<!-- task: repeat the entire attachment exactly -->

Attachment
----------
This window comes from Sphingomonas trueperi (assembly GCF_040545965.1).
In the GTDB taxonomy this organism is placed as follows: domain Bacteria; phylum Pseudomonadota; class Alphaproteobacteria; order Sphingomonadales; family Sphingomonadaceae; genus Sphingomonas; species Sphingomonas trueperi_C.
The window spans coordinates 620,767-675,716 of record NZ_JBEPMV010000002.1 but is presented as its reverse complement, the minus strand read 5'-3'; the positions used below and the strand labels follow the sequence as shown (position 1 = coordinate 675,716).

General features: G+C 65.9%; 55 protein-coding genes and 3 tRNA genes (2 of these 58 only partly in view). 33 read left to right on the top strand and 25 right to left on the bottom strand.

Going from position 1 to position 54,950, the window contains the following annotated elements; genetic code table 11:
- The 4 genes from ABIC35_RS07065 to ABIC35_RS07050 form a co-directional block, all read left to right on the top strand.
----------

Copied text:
This window comes from Sphingomonas trueperi (assembly GCF_040545965.1).
In the GTDB taxonomy this organism is placed as follows: domain Bacteria; phylum Pseudomonadota; class Alphaproteobacteria; order Sphingomonadales; family Sphingomonadaceae; genus Sphingomonas; species Sphingomonas trueperi_C.
The window spans coordinates 620,767-675,716 of record NZ_JBEPMV010000002.1 but is presented as its reverse complement, the minus strand read 5'-3'; the positions used below and the strand labels follow the sequence as shown (position 1 = coordinate 675,716).

General features: G+C 65.9%; 55 protein-coding genes and 3 tRNA genes (2 of these 58 only partly in view). 33 read left to right on the top strand and 25 right to left on the bottom strand.

Going from position 1 to position 54,950, the window contains the following annotated elements; genetic code table 11:
- The 4 genes from ABIC35_RS07065 to ABIC35_RS07050 form a co-directional block, all read left to right on the top strand.